Attila [poem by Henry Kendall]

[Editor: This poem by Henry Kendall was published in Leaves from Australian Forests (1869).]



What though his feet were shod with sharp fierce flame,
And Death and Ruin were his daily squires,
The Scythian, helped by Heaven’s thunders, came:
The time was ripe for God’s avenging fires.
Lo, loose lewd trulls, and lean luxurious liars
Had brought the fair fine face of Rome to shame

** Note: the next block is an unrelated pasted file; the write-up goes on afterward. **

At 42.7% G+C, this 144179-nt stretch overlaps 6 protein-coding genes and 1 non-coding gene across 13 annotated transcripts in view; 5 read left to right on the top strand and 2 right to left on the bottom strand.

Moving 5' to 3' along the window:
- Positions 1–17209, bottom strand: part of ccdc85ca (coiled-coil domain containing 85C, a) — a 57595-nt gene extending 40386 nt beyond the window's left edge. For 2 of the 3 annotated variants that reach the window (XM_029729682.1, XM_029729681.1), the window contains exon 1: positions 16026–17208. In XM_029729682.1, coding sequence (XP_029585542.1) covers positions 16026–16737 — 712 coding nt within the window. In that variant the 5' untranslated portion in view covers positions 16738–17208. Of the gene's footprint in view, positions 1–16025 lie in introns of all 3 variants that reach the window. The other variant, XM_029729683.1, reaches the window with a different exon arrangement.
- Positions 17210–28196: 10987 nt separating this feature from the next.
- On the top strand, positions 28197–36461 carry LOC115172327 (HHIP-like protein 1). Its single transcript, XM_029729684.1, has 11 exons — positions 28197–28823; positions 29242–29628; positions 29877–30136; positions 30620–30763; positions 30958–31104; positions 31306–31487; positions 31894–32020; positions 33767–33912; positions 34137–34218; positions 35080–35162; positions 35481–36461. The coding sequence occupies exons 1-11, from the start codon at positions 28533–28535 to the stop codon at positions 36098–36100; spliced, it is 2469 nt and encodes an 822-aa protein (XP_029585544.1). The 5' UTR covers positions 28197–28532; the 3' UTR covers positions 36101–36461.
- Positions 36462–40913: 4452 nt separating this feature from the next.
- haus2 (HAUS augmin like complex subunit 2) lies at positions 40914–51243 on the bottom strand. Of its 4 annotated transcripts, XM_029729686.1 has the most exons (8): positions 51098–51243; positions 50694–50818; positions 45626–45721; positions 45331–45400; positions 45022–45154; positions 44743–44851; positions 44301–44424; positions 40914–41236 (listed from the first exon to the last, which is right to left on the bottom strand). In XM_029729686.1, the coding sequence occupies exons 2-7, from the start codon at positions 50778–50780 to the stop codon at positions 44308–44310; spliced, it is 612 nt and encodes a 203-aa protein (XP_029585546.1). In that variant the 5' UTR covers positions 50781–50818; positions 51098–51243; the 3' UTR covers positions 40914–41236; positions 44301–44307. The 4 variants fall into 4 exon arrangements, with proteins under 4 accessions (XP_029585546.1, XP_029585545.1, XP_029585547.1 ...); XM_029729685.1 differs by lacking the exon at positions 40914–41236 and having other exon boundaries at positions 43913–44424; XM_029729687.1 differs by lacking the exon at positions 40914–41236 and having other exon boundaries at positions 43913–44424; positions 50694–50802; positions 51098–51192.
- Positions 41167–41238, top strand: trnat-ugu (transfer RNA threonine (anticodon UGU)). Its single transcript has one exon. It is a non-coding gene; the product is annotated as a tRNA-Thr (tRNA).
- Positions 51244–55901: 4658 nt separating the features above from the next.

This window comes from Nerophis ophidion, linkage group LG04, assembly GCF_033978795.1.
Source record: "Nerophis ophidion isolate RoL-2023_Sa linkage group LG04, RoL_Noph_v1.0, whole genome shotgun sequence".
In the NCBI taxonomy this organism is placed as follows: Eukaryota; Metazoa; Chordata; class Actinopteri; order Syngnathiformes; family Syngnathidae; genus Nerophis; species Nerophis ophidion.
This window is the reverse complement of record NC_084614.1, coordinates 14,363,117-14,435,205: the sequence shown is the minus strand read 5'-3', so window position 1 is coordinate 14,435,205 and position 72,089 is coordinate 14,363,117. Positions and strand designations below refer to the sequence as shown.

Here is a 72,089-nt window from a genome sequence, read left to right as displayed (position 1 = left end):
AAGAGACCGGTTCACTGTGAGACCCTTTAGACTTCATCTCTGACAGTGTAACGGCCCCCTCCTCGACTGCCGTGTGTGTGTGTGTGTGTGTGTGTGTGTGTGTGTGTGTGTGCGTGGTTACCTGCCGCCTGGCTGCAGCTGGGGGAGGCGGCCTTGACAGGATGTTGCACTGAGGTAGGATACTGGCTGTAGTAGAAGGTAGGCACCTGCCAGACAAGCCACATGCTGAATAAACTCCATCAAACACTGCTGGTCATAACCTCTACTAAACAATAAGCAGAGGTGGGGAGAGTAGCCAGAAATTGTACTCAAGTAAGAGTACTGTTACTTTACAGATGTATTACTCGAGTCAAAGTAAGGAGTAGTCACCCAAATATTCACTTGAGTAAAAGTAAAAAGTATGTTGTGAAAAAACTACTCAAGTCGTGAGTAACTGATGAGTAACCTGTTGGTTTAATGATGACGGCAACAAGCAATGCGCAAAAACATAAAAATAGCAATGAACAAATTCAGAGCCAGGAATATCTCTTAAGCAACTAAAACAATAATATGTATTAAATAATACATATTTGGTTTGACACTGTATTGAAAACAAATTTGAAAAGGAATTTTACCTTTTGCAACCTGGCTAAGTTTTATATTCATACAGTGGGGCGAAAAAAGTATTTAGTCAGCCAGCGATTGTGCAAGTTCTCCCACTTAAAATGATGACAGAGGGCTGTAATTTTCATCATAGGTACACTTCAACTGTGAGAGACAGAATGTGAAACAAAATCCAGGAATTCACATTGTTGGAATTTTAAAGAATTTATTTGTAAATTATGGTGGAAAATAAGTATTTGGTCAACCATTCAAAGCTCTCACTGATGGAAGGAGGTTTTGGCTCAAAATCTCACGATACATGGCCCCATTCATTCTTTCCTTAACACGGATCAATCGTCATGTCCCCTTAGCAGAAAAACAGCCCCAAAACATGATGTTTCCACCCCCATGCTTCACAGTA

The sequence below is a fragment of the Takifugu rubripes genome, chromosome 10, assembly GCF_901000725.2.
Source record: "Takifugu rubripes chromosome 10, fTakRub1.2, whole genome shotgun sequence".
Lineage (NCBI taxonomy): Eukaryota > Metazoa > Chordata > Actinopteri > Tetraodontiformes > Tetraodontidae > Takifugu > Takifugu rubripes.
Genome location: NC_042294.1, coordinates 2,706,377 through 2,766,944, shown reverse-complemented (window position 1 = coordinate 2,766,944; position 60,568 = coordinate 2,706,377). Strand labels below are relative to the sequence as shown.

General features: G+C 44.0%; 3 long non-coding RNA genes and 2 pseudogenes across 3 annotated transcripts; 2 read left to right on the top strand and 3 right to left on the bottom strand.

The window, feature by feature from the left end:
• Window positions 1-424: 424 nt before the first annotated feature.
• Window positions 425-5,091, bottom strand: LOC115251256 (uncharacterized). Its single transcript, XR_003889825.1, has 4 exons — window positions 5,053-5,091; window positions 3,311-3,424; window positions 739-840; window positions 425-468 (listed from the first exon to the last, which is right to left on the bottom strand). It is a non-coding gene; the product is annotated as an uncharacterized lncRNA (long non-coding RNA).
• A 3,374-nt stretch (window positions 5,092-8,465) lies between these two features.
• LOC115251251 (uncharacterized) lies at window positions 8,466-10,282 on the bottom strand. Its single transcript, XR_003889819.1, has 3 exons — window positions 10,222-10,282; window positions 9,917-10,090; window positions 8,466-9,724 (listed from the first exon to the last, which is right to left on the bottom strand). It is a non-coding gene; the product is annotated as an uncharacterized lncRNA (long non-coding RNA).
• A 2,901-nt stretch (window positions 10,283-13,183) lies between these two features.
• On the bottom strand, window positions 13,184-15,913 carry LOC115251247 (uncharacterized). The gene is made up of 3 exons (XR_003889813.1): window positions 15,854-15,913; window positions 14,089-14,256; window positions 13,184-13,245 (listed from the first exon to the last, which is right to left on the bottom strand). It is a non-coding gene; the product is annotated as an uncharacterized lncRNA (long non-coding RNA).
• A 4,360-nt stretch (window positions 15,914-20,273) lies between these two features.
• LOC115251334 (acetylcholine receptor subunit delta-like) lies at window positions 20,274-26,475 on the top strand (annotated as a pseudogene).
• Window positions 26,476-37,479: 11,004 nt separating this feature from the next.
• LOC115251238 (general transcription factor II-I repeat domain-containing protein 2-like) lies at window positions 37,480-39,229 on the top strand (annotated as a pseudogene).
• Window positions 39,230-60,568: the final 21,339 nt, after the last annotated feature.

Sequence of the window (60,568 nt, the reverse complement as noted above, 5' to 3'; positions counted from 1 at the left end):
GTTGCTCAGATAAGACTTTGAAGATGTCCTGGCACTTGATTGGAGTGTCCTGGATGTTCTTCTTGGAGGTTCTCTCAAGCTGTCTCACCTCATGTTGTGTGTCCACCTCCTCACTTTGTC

And made her one with sins beyond a name —
That queenly daughter of imperial sires!
The blood of elders like the blood of sheep
Was dashed across the circus! Once, while din,
And dust and lightnings, and a draggled heap
Of beast-slain men made lords with laughter leap,
Night fell, with rain. The Earth, so sick of sin,
Had turned her face into the dark to weep.

Henry Kendall, Leaves from Australian Forests, Melbourne: George Robertson, 1869, page 106

[Editor: Changed: “Scythian helped by Heaven’s thunders” to “Scythian, helped by Heaven’s thunders,” (added commas); “The Earth so sick of sin” to “The Earth, so sick of sin,” (added commas).]

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